Metro

Evan Horowitz

Want to fix the T? Don’t forget to pay for it.

Passengers squeezed onto a bus during the morning commute at the Quincy Adams MBTA station Wednesday.

David L. Ryan / Globe Staff

Passengers squeezed onto a bus during the morning commute at the Quincy Adams MBTA station Wednesday.

Perhaps it’s too much to expect any transit system to run smoothly with a once-in-a-century pileup of snow. But the recent delays and derailments have drawn attention to some of the deeper problems of the T, including aging cars, outdated equipment, and a longstanding lack of investment.

Momentum seems to be building for a new commitment to make transit work, but it’s worth remembering that we’ve tried this before — and not that long ago. Toward the end of his tenure, Governor Deval Patrick proposed a major new investment in transportation. But by the time his plan became law, it had been starved of nearly all funding, leaving behind a commitment to improve transit without a sure way to pay.

What did Governor Patrick propose?

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Early in 2013, Governor Patrick unveiled a big package of investments in transportation, among other areas. Every year, the state would have over $700 million in new transportation funding to address some of the major problems with our roadways and transit systems, including aging bridges, subway cars well past their normal lifespan, and an extension of subway and rail lines into poorly served regions.

And because the money would have been available each and every year, it could be diverted to help with more urgent priorities should they arise.

How did the governor want to pay for this?

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With a $2 billion tax package, including an increase in the income tax rate and a drop in the sales tax. So whether or not you like the idea of raising taxes to make new investments in education and transportation, at least the terms were clear: Pay more, get more.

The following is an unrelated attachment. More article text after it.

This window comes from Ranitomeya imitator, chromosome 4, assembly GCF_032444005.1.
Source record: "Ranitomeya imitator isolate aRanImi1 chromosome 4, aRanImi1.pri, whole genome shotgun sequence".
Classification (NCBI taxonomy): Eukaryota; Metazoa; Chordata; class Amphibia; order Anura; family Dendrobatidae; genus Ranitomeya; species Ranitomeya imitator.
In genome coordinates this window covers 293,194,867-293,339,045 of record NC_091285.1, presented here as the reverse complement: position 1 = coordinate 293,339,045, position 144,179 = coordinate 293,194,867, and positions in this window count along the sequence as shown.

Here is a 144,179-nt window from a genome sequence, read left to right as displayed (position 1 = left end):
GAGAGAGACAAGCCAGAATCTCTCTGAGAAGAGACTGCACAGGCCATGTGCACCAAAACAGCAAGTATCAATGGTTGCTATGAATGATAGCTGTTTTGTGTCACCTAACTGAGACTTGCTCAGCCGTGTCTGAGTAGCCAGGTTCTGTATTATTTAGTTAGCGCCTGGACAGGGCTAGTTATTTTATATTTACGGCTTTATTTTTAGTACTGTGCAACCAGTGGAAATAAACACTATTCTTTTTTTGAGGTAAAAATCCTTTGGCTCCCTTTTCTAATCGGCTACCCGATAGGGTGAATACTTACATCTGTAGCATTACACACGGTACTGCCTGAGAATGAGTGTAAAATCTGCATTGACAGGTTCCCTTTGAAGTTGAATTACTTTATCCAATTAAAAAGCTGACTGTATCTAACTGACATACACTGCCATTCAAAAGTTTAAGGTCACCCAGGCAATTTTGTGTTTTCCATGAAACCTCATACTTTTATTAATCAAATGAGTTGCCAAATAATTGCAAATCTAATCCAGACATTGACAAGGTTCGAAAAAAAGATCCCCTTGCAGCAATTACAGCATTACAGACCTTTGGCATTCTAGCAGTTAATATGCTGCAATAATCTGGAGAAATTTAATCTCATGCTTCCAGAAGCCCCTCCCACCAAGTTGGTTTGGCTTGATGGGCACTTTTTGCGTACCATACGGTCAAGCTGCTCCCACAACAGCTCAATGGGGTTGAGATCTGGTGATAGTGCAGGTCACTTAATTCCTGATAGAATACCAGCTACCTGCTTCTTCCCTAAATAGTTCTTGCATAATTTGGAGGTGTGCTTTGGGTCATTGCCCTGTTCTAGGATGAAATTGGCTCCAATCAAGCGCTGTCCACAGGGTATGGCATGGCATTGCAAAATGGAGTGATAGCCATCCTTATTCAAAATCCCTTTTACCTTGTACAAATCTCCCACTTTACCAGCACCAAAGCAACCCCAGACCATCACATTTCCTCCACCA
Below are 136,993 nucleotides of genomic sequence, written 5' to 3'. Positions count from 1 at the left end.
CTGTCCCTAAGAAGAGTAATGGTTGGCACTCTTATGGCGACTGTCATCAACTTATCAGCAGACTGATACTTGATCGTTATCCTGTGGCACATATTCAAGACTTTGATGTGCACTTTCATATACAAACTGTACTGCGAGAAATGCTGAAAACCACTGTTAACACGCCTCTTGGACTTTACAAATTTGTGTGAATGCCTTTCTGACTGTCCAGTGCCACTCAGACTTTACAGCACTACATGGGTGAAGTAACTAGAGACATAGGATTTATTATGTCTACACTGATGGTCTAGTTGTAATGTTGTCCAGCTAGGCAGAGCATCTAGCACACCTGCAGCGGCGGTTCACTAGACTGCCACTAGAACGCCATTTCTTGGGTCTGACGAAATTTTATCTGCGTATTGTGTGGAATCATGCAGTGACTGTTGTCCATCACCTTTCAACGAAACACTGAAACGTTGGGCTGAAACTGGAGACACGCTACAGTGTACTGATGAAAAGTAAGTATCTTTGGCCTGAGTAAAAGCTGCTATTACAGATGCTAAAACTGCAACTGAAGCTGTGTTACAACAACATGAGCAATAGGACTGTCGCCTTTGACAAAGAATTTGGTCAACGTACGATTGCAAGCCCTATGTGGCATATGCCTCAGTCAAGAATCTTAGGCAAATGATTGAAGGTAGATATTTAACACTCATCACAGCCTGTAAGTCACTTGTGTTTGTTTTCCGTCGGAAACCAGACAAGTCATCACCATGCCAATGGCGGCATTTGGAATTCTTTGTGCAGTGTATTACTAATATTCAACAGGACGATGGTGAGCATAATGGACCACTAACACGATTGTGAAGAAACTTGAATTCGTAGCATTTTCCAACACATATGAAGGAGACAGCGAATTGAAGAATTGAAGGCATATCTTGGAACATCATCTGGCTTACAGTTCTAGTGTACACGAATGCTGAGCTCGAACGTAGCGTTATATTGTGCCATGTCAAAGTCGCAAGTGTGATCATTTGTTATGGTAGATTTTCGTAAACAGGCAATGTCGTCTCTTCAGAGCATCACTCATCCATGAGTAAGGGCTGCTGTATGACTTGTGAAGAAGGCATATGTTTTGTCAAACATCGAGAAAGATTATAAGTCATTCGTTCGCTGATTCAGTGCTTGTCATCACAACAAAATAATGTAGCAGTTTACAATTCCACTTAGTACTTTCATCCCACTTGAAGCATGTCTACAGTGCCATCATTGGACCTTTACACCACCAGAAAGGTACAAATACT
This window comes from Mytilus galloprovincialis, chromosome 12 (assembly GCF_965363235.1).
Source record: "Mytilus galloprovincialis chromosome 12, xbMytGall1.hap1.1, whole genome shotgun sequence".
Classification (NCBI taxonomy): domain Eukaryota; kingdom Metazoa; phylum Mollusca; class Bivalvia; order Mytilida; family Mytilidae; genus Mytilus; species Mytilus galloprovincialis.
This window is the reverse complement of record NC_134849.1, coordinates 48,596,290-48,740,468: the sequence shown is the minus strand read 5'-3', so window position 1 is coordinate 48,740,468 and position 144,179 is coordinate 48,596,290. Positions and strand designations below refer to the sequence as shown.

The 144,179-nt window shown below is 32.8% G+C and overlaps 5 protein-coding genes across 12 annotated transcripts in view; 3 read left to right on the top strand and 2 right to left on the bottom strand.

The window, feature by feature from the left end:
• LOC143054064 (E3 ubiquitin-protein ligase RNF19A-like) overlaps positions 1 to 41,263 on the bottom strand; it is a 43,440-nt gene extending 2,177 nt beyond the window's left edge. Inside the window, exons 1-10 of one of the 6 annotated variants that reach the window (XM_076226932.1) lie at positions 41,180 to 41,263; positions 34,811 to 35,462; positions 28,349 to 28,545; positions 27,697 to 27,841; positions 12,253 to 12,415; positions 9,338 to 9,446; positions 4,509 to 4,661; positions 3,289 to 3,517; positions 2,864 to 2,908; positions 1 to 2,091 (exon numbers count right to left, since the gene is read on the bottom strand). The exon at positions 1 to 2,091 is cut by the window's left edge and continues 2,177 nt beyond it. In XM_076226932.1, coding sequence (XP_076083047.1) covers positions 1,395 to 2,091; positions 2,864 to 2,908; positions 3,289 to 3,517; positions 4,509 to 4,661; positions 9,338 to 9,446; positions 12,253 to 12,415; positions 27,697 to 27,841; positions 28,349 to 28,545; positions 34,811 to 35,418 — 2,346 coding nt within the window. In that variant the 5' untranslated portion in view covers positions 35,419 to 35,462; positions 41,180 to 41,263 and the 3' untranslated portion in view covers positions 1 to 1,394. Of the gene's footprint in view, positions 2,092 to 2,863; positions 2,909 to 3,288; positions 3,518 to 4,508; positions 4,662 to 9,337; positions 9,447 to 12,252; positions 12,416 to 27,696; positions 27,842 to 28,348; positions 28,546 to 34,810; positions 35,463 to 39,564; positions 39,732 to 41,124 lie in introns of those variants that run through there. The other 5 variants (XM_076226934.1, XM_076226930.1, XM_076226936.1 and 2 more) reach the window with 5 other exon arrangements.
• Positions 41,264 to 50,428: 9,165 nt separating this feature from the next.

What happened to the governor’s plan?

The Legislature didn’t embrace the governor’s tax package, but they did support the need for new transportation improvements. So they found a different way to pay for them, including two smaller tax increases. One of those was an increase to the gas tax and another was a tax on certain kinds of custom-designed computer software.

What happened next?

Quite quickly, it became clear that the tax on computer software was extremely unpopular, and probably bad policy. So it was repealed. But the transportation investment wasn’t explicitly scaled back.

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Then last fall, a ballot initiative reduced the amount of money coming in through the gas tax, cutting out another leg of the transportation funding stool.

So far, the Legislature has been able to cobble together enough to pay for the first few years of new transportation investments. But without a dedicated funding resource in place, funding for T improvements will be at risk every year.

Will the plan still help?

As you may have noticed this week, the investments haven’t seemed to cure the T’s ills. There are a couple of reasons for that:

1. It has only been 18 months since the budget with the transportation improvements was signed.

2. Those improvements phase in over time, so the additional funding has so far been quite small.

Of course, it’s also possible this approach isn’t sufficient. Maybe fixing our transportation woes requires even larger investments, or maybe it’s not money but mismanagement that’s the heart of the issue.

So where does that leave us?

Faced with mountains of snow and stopped subway cars, calls for action are echoing again. But if we want a durable solution, it’s important to remember why the T system has degraded over time. It’s one thing to agree that something must be done, and quite another to provide the resources to ensure it gets done right.

Evan Horowitz digs through data to find information that illuminates the policy issues facing Massachusetts and the United States. He can be reached at evan.horowitz@globe.com. Follow him on Twitter @GlobeHorowitz
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